Rhode Island Hospital has received an $11 million grant that will fund research that will lead to a general understanding of stem cell biology and identify unique approaches to tissue regeneration in lung and marrow diseases. The 5-year grant, awarded to Peter Quesenberry, MD, director of hematology/oncology at Rhode Island Hospital, also provides funding for the development of a major stem cell research center at Rhode Island Hospital. It is a Center of Biomedical Research Excellence (COBRE) grant from the National Center for Research Resources (NCRR) of the National Institutes of Health (NIH).
The grant will allow Quesenberry and investigators at Rhode Island Hospital to focus their research efforts on determining the true phenotype (what the cells actually looks like as a result of their interaction with their environment) of marrow stem cells and their fate as tissue. The researchers' goal is to translate basic stem cell studies into clinical trials on tissue restoration or correction in patients with chronic obstructive lung disease and malignant blood diseases. Through the grant they will study how the phenotype information is transferred via microvesicles from injured tissue. They will then define the mechanisms by which the cells are differentiated.
Quesenberry, who is also a physician with the University Medicine Foundation, says, The beauty of the COBRE grant is not only will it allow us to develop a stem cell research center at Rhode Island Hospital, but it will also help us to assemble a group of outstanding, talented investigators who excel in these areas. He adds, Those investigators can then serve as mentors to young, up-and-coming researchers, who we can recruit and then retain right here at this research center. Their research will be conducted in a new 10,000 square foot lab in the Coro building, where Rhode Island Hospital has established other major research labs.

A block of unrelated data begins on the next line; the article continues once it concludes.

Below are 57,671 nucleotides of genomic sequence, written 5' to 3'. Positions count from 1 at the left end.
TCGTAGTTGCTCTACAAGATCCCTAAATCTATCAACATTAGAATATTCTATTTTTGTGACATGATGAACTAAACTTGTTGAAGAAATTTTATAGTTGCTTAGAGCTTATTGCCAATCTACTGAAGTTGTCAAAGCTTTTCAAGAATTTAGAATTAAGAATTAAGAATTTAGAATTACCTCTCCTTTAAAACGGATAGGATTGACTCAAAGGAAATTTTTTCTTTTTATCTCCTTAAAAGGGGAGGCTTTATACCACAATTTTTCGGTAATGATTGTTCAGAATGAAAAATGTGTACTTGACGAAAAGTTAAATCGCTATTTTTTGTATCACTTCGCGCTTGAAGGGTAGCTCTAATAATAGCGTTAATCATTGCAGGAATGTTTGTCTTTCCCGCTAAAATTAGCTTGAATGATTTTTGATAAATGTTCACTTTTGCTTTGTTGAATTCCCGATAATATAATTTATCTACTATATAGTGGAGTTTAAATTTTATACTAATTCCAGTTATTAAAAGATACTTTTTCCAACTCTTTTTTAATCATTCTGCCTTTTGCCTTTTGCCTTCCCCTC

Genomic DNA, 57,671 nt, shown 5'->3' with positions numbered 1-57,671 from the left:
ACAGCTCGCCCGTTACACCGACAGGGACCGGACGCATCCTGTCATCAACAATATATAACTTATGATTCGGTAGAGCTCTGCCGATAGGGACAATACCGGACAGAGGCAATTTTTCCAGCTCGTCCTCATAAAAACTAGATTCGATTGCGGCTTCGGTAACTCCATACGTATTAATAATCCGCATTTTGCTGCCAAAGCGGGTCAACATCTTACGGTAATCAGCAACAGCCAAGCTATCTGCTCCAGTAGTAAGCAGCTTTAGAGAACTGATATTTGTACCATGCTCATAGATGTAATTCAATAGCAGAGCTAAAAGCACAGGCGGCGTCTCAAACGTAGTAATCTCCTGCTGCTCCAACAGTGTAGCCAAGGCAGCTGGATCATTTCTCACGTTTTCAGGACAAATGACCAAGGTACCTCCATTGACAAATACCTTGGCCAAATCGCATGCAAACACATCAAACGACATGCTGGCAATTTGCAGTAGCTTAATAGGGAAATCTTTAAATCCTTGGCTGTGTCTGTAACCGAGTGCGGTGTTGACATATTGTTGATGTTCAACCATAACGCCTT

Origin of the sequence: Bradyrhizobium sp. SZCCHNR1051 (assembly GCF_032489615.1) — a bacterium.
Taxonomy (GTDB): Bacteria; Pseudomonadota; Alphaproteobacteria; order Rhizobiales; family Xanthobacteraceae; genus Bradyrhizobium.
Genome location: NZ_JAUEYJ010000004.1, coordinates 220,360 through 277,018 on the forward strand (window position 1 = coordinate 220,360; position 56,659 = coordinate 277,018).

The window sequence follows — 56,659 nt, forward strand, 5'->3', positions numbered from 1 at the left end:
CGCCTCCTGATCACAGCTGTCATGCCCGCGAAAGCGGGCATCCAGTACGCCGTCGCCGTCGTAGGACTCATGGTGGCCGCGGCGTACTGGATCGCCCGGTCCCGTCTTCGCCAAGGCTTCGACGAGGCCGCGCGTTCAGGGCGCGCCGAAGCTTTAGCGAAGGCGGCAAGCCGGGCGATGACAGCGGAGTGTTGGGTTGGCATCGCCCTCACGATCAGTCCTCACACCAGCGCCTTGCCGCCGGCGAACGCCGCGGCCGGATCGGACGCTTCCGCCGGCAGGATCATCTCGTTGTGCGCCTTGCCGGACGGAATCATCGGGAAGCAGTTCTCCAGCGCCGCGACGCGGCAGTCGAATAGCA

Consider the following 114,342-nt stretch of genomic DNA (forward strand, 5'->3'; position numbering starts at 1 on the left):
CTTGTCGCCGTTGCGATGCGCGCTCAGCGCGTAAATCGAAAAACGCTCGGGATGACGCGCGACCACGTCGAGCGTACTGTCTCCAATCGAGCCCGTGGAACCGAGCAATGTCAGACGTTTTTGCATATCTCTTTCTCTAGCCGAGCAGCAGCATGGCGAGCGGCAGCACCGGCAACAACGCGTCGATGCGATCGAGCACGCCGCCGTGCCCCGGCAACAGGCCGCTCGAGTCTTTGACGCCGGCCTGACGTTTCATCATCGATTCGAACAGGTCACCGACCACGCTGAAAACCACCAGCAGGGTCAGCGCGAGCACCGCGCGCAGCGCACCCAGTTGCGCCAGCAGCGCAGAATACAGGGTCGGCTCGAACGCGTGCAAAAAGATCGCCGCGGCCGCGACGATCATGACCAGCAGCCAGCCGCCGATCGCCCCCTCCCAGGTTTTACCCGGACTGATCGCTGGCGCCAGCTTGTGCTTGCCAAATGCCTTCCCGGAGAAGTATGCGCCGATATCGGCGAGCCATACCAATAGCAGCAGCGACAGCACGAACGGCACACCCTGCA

Senator Jack Reed commented on the hospital's grant. Rhode Island Hospital is nationally renowned for pioneering efforts in stem cell research. This federal award will allow the hospital to expand and enhance existing research initiatives and help attract more talented researchers and promising young scientists to the state, said Reed, a member of the Appropriations subcommittee, which oversees federal funding for NIH programs. Reed wrote a letter in support of Rhode Island Hospital's application earlier this spring.
Congressman Jim Langevin also said, I have long believed that stem cell research will help change the direction of medicine for the better, said Langevin. I congratulate Dr. Quesenberry and the entire Rhode Island Hospital research community for securing this prestigious award. Grants such as this will drive both scientific innovation and economic development in our state. I look forward to following this study and learning about its outcomes.
The work in the stem cell research center will also include general stem cell biology. An experienced group of scientists will be mentoring three promising young investigators, and potentially more in three specific studies. Quesenberry, who also holds the Paul Calabresi, MD, professorship in oncology and is director of the division of Hematology/Oncology at The Warren Alpert Medical School of Brown University, comments further, This grant holds real promise for expanding our understanding of stem cell biology. We appreciate the support of the National Center for Research Resources.
Peter Snyder, PhD, Lifespan's vice president of research, says, A grant of this magnitude is especially welcome during these difficult economic times and is a definite boon for the research sector of our state. Dr. Quesenberry is already a renowned scientist, and this grant will undoubtedly result in breakthroughs that will have a direct impact on the care of patients who will benefit from advances in tissue restoration. I know we all look forward to that day.
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